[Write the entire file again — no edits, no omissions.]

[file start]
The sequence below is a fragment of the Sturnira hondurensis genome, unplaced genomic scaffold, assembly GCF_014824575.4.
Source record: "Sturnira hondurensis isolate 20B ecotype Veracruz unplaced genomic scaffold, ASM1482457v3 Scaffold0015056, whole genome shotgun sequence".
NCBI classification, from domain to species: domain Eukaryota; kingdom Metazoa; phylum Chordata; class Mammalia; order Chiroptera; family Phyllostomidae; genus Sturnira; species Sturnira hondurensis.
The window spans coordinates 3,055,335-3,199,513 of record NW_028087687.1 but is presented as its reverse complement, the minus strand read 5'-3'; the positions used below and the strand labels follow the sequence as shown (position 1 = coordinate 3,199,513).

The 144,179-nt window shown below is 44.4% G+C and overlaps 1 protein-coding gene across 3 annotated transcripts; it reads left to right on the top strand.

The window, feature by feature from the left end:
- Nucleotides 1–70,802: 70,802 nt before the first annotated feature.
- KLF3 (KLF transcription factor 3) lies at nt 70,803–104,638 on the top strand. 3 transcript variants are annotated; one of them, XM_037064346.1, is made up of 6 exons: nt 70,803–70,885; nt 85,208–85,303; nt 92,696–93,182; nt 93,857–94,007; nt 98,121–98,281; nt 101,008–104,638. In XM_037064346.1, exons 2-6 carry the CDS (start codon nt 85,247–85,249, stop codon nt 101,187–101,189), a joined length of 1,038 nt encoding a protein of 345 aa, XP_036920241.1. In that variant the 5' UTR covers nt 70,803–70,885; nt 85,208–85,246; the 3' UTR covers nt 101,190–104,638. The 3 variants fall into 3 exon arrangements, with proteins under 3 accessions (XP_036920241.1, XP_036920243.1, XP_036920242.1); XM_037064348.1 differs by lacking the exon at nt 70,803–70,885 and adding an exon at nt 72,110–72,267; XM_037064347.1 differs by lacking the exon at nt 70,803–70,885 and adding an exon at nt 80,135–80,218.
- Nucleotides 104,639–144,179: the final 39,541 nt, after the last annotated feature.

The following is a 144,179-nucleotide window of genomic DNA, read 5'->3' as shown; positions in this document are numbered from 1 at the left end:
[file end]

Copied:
The sequence below is a fragment of the Sturnira hondurensis genome, unplaced genomic scaffold, assembly GCF_014824575.4.
Source record: "Sturnira hondurensis isolate 20B ecotype Veracruz unplaced genomic scaffold, ASM1482457v3 Scaffold0015056, whole genome shotgun sequence".
NCBI classification, from domain to species: domain Eukaryota; kingdom Metazoa; phylum Chordata; class Mammalia; order Chiroptera; family Phyllostomidae; genus Sturnira; species Sturnira hondurensis.
The window spans coordinates 3,055,335-3,199,513 of record NW_028087687.1 but is presented as its reverse complement, the minus strand read 5'-3'; the positions used below and the strand labels follow the sequence as shown (position 1 = coordinate 3,199,513).

The 144,179-nt window shown below is 44.4% G+C and overlaps 1 protein-coding gene across 3 annotated transcripts; it reads left to right on the top strand.

The window, feature by feature from the left end:
- Nucleotides 1–70,802: 70,802 nt before the first annotated feature.
- KLF3 (KLF transcription factor 3) lies at nt 70,803–104,638 on the top strand. 3 transcript variants are annotated; one of them, XM_037064346.1, is made up of 6 exons: nt 70,803–70,885; nt 85,208–85,303; nt 92,696–93,182; nt 93,857–94,007; nt 98,121–98,281; nt 101,008–104,638. In XM_037064346.1, exons 2-6 carry the CDS (start codon nt 85,247–85,249, stop codon nt 101,187–101,189), a joined length of 1,038 nt encoding a protein of 345 aa, XP_036920241.1. In that variant the 5' UTR covers nt 70,803–70,885; nt 85,208–85,246; the 3' UTR covers nt 101,190–104,638. The 3 variants fall into 3 exon arrangements, with proteins under 3 accessions (XP_036920241.1, XP_036920243.1, XP_036920242.1); XM_037064348.1 differs by lacking the exon at nt 70,803–70,885 and adding an exon at nt 72,110–72,267; XM_037064347.1 differs by lacking the exon at nt 70,803–70,885 and adding an exon at nt 80,135–80,218.
- Nucleotides 104,639–144,179: the final 39,541 nt, after the last annotated feature.

The following is a 144,179-nucleotide window of genomic DNA, read 5'->3' as shown; positions in this document are numbered from 1 at the left end: